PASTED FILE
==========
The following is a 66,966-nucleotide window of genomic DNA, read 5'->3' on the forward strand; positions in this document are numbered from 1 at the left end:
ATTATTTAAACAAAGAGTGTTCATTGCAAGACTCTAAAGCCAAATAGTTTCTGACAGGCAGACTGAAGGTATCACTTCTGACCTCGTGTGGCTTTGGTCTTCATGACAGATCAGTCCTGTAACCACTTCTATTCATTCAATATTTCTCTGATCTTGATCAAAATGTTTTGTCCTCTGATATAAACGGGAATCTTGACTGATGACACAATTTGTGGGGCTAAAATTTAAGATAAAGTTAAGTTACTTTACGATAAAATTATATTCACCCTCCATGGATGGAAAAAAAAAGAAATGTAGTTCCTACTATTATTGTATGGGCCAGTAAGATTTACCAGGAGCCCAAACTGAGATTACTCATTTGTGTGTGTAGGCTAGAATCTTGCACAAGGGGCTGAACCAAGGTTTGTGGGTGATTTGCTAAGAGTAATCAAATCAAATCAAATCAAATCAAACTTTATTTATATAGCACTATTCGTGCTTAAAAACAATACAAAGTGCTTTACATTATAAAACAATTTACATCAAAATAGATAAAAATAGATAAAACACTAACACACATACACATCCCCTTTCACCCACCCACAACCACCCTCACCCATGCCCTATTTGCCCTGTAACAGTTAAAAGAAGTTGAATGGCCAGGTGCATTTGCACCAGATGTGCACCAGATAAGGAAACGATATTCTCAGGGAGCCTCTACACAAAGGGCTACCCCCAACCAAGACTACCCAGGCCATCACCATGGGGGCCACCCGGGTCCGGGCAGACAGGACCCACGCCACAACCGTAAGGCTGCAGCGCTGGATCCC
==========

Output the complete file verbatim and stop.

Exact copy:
The following is a 66,966-nucleotide window of genomic DNA, read 5'->3' on the forward strand; positions in this document are numbered from 1 at the left end:
ATTATTTAAACAAAGAGTGTTCATTGCAAGACTCTAAAGCCAAATAGTTTCTGACAGGCAGACTGAAGGTATCACTTCTGACCTCGTGTGGCTTTGGTCTTCATGACAGATCAGTCCTGTAACCACTTCTATTCATTCAATATTTCTCTGATCTTGATCAAAATGTTTTGTCCTCTGATATAAACGGGAATCTTGACTGATGACACAATTTGTGGGGCTAAAATTTAAGATAAAGTTAAGTTACTTTACGATAAAATTATATTCACCCTCCATGGATGGAAAAAAAAAGAAATGTAGTTCCTACTATTATTGTATGGGCCAGTAAGATTTACCAGGAGCCCAAACTGAGATTACTCATTTGTGTGTGTAGGCTAGAATCTTGCACAAGGGGCTGAACCAAGGTTTGTGGGTGATTTGCTAAGAGTAATCAAATCAAATCAAATCAAATCAAACTTTATTTATATAGCACTATTCGTGCTTAAAAACAATACAAAGTGCTTTACATTATAAAACAATTTACATCAAAATAGATAAAAATAGATAAAACACTAACACACATACACATCCCCTTTCACCCACCCACAACCACCCTCACCCATGCCCTATTTGCCCTGTAACAGTTAAAAGAAGTTGAATGGCCAGGTGCATTTGCACCAGATGTGCACCAGATAAGGAAACGATATTCTCAGGGAGCCTCTACACAAAGGGCTACCCCCAACCAAGACTACCCAGGCCATCACCATGGGGGCCACCCGGGTCCGGGCAGACAGGACCCACGCCACAACCGTAAGGCTGCAGCGCTGGATCCC